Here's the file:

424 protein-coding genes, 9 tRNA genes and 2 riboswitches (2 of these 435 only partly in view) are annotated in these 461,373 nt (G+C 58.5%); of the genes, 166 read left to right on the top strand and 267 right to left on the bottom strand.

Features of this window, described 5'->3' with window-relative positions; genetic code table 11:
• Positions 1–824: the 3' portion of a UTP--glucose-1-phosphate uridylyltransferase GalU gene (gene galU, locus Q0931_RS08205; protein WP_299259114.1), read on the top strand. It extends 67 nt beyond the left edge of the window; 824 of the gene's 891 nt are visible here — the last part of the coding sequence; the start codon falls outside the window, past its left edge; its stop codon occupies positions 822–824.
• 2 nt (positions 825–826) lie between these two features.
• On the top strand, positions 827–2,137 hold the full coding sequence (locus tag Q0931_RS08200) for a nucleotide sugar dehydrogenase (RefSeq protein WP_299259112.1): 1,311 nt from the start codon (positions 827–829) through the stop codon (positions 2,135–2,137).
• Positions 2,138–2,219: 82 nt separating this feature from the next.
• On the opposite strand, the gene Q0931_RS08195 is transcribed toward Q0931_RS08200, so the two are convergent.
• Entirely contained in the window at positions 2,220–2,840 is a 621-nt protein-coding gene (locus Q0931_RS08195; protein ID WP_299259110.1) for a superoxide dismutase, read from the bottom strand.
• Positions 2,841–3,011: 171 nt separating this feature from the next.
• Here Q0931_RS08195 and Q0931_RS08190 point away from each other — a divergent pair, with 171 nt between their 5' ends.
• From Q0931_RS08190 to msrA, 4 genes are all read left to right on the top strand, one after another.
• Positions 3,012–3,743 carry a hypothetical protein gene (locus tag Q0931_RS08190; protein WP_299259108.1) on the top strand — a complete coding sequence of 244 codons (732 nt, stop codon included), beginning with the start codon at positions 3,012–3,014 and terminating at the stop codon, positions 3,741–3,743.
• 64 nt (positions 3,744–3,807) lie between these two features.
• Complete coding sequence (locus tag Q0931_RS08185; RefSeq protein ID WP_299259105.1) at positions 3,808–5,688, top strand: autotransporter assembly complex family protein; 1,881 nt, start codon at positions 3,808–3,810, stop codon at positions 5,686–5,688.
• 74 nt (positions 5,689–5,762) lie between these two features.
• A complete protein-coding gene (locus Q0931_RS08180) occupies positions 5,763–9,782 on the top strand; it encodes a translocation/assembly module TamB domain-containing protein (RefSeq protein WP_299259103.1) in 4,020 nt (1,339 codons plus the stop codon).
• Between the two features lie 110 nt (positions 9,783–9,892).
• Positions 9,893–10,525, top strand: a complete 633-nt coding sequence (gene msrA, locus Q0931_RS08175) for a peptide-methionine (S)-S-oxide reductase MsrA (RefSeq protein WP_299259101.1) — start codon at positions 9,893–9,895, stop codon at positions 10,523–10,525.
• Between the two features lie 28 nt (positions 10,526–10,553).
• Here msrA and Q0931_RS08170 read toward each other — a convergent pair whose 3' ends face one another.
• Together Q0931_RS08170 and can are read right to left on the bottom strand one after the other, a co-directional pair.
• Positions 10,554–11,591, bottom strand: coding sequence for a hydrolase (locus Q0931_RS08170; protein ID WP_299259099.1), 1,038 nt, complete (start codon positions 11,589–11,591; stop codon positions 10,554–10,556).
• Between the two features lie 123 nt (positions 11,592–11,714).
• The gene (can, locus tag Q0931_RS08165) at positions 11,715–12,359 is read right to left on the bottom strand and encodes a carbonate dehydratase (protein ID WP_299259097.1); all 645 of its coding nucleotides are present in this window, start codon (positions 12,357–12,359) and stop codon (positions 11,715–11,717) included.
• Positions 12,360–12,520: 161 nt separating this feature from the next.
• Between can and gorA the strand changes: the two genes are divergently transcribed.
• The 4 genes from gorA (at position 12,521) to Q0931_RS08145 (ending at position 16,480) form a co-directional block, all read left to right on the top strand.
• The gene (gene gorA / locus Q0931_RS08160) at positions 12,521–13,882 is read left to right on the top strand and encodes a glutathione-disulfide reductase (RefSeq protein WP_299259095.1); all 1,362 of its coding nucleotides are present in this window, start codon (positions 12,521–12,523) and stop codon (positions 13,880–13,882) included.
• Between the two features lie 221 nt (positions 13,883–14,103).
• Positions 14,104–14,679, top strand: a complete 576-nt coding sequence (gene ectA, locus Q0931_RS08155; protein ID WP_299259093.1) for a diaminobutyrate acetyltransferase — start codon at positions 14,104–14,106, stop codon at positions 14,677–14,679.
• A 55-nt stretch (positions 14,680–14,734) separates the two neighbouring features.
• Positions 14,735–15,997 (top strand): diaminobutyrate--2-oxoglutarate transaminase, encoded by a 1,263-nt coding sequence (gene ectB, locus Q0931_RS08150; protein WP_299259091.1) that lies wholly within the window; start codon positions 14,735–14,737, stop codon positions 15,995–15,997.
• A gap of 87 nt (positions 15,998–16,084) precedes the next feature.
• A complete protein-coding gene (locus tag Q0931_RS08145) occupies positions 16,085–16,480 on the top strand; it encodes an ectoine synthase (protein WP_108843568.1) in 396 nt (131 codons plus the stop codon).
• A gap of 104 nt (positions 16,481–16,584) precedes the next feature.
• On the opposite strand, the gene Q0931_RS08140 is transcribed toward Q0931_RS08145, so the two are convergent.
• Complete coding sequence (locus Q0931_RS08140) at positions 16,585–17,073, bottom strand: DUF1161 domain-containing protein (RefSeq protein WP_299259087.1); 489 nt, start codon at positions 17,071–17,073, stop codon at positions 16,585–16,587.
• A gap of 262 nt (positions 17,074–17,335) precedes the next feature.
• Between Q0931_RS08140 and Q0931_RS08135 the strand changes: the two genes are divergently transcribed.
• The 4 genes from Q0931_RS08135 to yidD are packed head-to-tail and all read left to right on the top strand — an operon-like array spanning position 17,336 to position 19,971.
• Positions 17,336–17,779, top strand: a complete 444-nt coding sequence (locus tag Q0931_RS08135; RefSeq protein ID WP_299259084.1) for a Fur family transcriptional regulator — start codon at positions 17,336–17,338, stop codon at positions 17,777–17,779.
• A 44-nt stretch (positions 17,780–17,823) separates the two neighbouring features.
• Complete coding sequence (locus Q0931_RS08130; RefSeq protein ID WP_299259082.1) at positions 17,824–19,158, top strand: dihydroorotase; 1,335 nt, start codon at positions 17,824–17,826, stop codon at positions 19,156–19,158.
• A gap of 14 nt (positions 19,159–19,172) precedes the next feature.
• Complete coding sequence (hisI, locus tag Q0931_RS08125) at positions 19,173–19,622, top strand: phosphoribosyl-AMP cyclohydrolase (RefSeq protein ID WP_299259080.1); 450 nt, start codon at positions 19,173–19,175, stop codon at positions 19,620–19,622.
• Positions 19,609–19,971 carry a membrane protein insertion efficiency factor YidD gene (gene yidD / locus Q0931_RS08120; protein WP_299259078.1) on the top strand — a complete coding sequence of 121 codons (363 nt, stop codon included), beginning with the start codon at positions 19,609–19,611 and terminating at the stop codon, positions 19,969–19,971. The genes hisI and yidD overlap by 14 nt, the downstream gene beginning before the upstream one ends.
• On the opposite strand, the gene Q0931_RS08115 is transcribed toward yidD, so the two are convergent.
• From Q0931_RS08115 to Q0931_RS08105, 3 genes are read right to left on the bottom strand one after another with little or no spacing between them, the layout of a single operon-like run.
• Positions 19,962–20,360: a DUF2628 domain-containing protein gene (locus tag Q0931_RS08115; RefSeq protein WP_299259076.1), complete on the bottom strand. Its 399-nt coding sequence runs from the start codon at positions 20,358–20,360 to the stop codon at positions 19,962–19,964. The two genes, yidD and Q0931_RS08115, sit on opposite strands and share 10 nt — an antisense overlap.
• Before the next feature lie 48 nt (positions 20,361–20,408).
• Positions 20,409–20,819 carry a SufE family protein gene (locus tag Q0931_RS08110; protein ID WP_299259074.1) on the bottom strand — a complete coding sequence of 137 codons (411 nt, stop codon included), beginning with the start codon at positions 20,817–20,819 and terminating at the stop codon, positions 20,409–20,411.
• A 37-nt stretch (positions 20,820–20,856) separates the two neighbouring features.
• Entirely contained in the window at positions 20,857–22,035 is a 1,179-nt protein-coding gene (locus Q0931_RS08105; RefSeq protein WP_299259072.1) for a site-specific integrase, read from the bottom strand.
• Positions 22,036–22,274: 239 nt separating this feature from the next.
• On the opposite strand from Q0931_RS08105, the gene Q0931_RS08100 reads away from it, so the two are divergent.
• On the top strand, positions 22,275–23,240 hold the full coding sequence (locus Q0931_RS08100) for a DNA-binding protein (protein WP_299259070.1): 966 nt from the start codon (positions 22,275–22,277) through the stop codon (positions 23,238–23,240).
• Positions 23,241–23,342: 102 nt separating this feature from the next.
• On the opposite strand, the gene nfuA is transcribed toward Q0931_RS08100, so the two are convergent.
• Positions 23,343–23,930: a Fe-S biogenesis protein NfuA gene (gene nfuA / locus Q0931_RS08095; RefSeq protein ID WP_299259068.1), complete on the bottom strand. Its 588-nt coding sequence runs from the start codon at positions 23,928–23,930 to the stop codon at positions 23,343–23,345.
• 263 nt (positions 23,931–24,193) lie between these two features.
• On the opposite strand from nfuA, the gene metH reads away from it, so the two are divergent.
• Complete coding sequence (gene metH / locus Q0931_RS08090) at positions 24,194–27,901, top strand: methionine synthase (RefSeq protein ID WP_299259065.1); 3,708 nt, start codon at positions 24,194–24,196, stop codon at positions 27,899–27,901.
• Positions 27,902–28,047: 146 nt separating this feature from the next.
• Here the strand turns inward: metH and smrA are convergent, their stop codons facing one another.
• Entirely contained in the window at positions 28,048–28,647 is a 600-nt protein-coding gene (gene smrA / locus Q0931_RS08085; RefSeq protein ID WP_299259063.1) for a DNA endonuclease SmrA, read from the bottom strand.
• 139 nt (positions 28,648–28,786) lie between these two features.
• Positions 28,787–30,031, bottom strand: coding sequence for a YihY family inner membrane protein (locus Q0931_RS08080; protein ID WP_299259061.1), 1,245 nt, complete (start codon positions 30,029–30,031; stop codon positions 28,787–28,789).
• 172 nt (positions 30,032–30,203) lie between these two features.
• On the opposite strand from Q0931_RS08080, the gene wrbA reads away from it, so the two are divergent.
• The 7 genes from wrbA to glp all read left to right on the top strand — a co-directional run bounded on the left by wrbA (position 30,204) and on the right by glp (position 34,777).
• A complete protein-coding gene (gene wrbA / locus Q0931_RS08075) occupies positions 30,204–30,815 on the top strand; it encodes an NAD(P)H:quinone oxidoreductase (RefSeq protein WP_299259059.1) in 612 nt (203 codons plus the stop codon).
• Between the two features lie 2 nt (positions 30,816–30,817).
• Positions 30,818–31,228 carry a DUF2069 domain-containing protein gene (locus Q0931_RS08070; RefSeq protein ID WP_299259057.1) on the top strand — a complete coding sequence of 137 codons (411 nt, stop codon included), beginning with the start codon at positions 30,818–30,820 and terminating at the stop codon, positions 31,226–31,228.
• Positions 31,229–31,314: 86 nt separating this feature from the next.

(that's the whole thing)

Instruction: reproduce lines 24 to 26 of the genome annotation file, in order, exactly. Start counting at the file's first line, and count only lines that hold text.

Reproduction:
• The gene (can, locus tag Q0931_RS08165) at positions 11,715–12,359 is read right to left on the bottom strand and encodes a carbonate dehydratase (protein ID WP_299259097.1); all 645 of its coding nucleotides are present in this window, start codon (positions 12,357–12,359) and stop codon (positions 11,715–11,717) included.
• Positions 12,360–12,520: 161 nt separating this feature from the next.
• Between can and gorA the strand changes: the two genes are divergently transcribed.